In August of 2012, I was diagnosed with Waldenström macroglobulinemia (WM), a rare lymphoma with only about 1,500 new cases each year. One week after my diagnosis, on my 30th wedding anniversary, I started chemotherapy which lasted for 18 months and consisted of more than 50 infusions. My symptoms were extensive: fatigue, extreme night sweats as if jumping into a swimming pool three times a night, ten percent body weight loss, enlarged lymph nodes, daily nose bleeds, blurry vision, neuropathy, and severe leg cramps. For the first year as a WM patient, I woke up every morning horrified that I had cancer. I wasn’t ready to leave my husband Tony, and my four-pound toy poodle Maia, behind.
Thankfully, my hematologist/oncologist in Northern Virginia/DC, knew how to respond. He immediately prescribed what was then, a “flagship” treatment program for Waldenström macroglobulinemia. After several months, he was pleased with “a dramatic drop in my [immunoglobin M] IgM.”
Over time, the tremendous outpouring of compassion and kindness from all of those around me became the “gift” of cancer which sustained me with much gratitude. Tony, though frightened himself, was my “rock” and stood by me every step of the way, every day. His courage was remarkable and he always had hope. My brother Mike, a 14-year cancer survivor, called me before and after literally all 50 of my chemotherapy infusions as he understood too well how challenging treatment can be. Also, a dear friend, Jeanne, accompanied me to 46 of my treatments where we ate lunch together and watched movies on her iPad. Another life-long friend, Kathy, flew from California to Virginia to offer first-hand support.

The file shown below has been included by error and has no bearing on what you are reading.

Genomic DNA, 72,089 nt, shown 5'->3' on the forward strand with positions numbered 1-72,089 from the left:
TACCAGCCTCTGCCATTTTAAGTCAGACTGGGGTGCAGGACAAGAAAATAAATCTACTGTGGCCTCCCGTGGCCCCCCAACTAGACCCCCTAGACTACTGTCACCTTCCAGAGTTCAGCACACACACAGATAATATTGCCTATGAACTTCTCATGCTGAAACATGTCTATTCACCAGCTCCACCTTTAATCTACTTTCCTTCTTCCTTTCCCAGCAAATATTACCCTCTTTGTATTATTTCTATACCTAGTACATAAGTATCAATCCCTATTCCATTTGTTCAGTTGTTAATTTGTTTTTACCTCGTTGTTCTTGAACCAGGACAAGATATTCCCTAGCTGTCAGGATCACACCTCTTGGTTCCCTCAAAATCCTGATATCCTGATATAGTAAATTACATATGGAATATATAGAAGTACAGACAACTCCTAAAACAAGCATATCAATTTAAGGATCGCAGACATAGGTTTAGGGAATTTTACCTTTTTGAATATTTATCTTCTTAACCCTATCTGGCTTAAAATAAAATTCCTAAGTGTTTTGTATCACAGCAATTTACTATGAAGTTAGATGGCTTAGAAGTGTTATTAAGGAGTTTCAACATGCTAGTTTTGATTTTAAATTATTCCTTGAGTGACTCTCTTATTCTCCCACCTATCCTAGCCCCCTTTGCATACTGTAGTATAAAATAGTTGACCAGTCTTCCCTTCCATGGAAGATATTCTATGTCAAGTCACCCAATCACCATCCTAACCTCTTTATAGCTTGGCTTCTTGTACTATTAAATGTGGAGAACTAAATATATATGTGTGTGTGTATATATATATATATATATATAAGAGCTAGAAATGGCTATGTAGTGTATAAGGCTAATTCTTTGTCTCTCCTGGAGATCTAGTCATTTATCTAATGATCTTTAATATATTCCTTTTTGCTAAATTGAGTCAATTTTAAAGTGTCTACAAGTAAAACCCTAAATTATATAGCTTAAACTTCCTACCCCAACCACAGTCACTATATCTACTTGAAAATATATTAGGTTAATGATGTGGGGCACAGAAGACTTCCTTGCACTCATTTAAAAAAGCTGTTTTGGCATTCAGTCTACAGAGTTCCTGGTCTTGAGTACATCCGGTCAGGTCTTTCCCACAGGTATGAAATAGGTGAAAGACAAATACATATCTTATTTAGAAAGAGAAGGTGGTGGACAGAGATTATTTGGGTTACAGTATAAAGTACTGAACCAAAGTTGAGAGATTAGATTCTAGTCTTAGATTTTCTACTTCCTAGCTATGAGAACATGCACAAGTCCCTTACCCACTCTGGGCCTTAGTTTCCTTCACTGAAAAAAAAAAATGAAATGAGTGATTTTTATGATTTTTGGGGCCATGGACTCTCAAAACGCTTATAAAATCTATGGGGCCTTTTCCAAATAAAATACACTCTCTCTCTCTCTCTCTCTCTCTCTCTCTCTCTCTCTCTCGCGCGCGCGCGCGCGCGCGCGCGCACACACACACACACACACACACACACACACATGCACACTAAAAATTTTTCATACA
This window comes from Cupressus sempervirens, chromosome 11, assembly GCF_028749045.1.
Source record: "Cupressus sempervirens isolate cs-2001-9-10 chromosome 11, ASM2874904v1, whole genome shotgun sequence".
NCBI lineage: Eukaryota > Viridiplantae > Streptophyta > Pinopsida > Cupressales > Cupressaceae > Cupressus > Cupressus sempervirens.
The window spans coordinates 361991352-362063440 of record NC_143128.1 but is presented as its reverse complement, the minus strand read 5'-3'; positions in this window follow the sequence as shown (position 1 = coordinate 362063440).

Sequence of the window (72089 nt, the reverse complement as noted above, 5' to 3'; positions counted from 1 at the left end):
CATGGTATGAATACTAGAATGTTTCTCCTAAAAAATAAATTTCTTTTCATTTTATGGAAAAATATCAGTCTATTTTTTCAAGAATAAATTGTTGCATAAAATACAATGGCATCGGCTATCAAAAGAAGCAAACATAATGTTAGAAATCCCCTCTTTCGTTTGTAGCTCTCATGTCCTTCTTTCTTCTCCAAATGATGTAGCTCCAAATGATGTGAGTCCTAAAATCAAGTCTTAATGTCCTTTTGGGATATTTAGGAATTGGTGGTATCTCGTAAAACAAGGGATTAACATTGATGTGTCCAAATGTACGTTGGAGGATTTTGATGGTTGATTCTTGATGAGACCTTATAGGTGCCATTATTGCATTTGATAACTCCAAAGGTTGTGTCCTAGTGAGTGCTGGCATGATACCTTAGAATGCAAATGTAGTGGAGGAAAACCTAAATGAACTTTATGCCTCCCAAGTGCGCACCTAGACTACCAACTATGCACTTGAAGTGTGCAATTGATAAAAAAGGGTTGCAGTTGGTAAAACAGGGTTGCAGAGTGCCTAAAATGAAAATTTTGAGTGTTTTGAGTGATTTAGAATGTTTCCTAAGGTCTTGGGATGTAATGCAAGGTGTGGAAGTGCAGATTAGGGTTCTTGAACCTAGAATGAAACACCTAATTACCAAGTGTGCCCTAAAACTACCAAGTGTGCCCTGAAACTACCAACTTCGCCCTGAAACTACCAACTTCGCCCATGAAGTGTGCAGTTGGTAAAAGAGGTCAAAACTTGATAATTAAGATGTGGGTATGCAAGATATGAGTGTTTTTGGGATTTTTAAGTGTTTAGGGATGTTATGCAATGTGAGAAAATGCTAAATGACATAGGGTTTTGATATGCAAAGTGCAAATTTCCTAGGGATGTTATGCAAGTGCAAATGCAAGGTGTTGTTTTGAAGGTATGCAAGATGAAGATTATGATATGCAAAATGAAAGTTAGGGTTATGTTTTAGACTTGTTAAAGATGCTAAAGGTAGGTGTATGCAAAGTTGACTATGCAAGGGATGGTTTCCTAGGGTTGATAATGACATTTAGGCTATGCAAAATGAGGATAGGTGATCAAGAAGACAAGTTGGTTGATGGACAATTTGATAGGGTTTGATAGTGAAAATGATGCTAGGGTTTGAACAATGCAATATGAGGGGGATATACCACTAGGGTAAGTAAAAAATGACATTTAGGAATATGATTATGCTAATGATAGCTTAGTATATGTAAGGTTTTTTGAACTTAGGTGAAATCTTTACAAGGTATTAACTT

“The tremendous outpouring of compassion and kindness from all of those around me became the ‘gift’ of cancer which sustained me with much gratitude.”
In January 2013, I was referred to one of the world’s leading doctors in Waldenström treatment and research, Dr. Steve Treon. When my husband and I arrived at his clinic in March, we were impressed with the stream-lined, state-of-the-art patient systems and facilities. My new doctor spent over an hour with us. When I told him I was afraid because my bone marrow biopsy showed 70 percent involvement, he said, “We are not intimidated by 105 percent! Patients can live with cancer just as they can with diabetes”; this was music to our ears! As our consultation continued, he addressed my entire being, not just WM. He diagnosed tingling in my thigh as sciatica, not neuropathy, and insisted on an MRI. My local orthopedic surgeon concurred, and after physical therapy, I was fine.
It was determined that I am a familial Waldenström patient as my brother had stage three non-Hodgkin lymphoma (NHL) years earlier and my uncle had chronic lymphocytic leukemia (CLL). A complete family history of cancer was requested. When I replied to him by email on Easter Sunday, my doctor wrote back to me within one-half hour from Japan where he was lecturing hundreds of physicians! I told him that rituximab had kept my brother cancer free for 14 years and it was also part of my treatment. He extended my therapy for another year of maintenance.